SimScale CAE Forum

Aircraft wing spoiler

Hi, I am working on a designing an aircraft spoiler. I would like to run simulation to it. But I have very little knowledge on SimScale. This is my first project working with CFD. I would love to talk to somebody that can guide me in the right direction. Here is the project if you would like to take a look.
Thank you.


Hi @sasidokuburra,

For your first project using CFD I suggest first to learn how to correctly simulate an aircraft wing. You can find some good examples in project space of SimScale. It could take few weeks minimum. You will feel at easy after few months.

Your current project with 20 degree tiny spoiler is very difficult due to shape of the spoiler (3 mm thick), emboss on the wing left by the open spoiler, span of the wing (~1.2 m) compared to the spoiler. Difficulty comes already from meshing, as you will have enormous ‘aspect ratio’ of mesh cells (ratio of smallest mesh cell to biggest cells).

As a result, creating right mesh will consume your core-hours quickly…

My advice would be to use ‘quasi-2D’ approach and not start with full 3D simulation. In that case, you take a wing ‘section’ of, say, 5 o 10 cm only, having that spoiler in. Meshing and first simulation results will be quick, comparing different angles would be possible, you will not exhaust your core-hours in couple of weeks.

However @DaleKramer or @dschroeder can give better advice.

Take care,


Hi @sasidokuburra

As Retsam said, a thin slice of the geometry is definitely the way to start so you dont burn through core hours. Also the small flap will be difficulty to accurately mesh however it is not impossible. I would suggest getting used to simscale by meshing only the wing profile and adding the flap after you are more comfortable. In addition, here are some suggestions for your geometry to avoid meshing issues:

  1. When you do add the flap, small gaps will cause problems, these must be filled (BLACK). The face between the end of the flap and the profile must also be filled (RED). Finally, the mesh doesnt like sharp surfaces as it will try to decide which surface to snap too, this requires the (BLUE) are to be filled as shown as in, create a chamfer between the flap and wing profile.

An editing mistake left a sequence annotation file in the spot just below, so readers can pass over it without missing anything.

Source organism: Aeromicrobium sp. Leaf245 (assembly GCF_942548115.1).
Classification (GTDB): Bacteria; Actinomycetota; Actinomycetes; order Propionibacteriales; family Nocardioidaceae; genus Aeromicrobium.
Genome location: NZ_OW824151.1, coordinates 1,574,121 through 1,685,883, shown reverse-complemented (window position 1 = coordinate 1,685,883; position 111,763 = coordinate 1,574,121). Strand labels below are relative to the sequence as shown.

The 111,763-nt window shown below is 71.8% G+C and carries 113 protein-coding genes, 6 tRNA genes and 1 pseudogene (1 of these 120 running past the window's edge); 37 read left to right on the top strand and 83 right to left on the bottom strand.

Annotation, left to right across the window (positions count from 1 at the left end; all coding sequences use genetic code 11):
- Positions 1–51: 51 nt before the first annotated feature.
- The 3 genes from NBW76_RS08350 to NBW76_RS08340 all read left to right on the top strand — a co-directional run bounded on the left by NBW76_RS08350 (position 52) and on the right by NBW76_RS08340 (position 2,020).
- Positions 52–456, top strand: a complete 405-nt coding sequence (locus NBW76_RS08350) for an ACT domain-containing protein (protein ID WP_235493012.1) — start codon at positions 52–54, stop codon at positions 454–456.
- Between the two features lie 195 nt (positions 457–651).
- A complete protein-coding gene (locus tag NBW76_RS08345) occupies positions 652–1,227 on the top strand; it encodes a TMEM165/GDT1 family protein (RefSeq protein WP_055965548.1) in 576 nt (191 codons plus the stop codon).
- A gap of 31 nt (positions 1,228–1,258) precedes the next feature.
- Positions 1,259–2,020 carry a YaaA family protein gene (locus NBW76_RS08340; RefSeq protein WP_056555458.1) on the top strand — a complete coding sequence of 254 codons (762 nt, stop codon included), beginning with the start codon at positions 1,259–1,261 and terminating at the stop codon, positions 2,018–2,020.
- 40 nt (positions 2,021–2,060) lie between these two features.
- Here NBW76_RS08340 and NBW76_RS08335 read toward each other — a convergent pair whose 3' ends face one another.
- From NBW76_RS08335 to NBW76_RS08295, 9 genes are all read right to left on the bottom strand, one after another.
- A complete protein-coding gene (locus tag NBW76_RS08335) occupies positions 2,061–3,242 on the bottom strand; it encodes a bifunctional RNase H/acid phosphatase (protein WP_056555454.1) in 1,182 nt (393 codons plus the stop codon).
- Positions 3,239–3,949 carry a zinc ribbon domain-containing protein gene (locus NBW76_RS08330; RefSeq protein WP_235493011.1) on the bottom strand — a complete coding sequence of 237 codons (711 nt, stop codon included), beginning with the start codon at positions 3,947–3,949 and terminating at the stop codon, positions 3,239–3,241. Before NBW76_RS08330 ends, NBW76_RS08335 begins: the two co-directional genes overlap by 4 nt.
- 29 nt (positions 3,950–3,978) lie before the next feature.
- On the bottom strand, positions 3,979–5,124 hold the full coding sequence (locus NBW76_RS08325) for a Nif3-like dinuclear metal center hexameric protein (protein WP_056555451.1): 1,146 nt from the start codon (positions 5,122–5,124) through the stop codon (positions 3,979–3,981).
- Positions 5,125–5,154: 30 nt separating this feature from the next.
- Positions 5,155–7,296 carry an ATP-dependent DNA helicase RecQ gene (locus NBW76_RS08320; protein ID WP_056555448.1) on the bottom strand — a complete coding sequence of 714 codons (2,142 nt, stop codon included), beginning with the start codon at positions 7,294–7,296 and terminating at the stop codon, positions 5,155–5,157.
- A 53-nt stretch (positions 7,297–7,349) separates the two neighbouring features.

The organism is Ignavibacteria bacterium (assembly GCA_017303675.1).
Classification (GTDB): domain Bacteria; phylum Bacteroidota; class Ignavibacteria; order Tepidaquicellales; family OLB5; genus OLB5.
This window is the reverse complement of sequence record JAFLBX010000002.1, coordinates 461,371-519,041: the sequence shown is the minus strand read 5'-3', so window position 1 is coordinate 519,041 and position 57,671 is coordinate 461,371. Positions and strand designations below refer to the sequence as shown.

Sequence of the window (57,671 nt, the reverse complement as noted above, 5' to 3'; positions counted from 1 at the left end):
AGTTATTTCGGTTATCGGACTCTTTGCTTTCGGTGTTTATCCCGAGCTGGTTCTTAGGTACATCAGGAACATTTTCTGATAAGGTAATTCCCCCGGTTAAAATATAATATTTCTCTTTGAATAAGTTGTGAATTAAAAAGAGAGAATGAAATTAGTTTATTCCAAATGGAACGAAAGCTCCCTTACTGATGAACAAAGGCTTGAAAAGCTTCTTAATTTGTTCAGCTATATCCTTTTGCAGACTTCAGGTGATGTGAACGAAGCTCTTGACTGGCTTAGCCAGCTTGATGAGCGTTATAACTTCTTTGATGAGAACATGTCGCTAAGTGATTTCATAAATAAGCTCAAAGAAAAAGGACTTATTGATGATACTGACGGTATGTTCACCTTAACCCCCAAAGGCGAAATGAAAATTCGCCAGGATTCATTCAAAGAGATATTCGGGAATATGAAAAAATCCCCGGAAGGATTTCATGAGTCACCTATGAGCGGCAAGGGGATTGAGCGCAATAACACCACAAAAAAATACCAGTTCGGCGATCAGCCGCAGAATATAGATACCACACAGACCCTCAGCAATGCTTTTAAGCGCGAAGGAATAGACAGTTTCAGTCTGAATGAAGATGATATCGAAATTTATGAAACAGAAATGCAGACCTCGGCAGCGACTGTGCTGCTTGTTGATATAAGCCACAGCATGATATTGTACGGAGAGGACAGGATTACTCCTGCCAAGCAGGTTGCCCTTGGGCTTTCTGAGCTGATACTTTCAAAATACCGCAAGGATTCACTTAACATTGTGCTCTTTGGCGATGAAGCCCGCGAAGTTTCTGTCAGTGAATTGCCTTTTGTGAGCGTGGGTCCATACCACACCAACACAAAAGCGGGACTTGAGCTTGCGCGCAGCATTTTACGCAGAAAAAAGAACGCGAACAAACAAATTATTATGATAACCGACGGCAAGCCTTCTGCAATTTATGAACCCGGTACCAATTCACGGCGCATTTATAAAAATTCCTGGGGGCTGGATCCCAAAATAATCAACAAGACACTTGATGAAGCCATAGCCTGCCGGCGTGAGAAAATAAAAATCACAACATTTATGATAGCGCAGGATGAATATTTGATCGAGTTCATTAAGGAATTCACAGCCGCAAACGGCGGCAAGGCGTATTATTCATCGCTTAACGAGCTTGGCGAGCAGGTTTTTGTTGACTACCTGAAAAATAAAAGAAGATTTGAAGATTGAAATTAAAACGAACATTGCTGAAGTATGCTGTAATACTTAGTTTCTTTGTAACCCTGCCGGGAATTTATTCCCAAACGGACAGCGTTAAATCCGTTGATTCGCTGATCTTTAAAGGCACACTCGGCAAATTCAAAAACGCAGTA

2. On the trailing edge of the wing, the face seems to become smaller going to one side, im not sure if this was intentional but the there are a few options for this area.
    a. thicken the trailing edge so that the cells can cover this area without snapping issues (3-5mm)
    b. make the trailing edge sharp so there is no face at all
    c. Split the geometry into two faces so you can apply a higher cell refinement to this area

In the end simulation will take a while to get used to. I would also highly suggest watching some tutorials or videos to understand the basics. I suggest the FSAE videos because it goes through the basics of aerodynamics, meshing, and simulation Here

Good Luck



Hi Dan,

Thank you for your response. Sorry for responding late.

Thank you for taking time and looking into my design and giving me your insights. I really appreciate it.

The wing and a spoiler creates and reduces a value of lift and drag. I am seeking to find those values. For an aircraft with a spoiler, it should have clearance gaps to operate. How can I get accurate data with no gaps? Correct me if I am wrong. Thank you.


Hey @sasidokuburra

I am also sorry for the late reply as i recently moved and had no internet.

If you are talking about the gap between the wing and spoiler that is needed so that they can move in realty then I would remove this. I am guessing this kind of gap would be in the 1-3mm range so that the two parts physically dont touch and can actually move.

If you are talking about a slot gap - as in when the spoiler is retracted on an airplane so that air passes through the slot and re-energizes the boundary layer … then yes you should simulate this kind of gap ( normally 10mm or larger).

based on your geometry, you are talking about the first scenario and the quality reduction from trying to mesh this small gap correctly will result in less accurate data then if your were to just delete it.

Simulation is never 100% accurate and achieving a balance between the accuracy of the model and the quality of the mesh is hard to find. Normally compromises must be made to get any kind of result, so you should expect a margin of error


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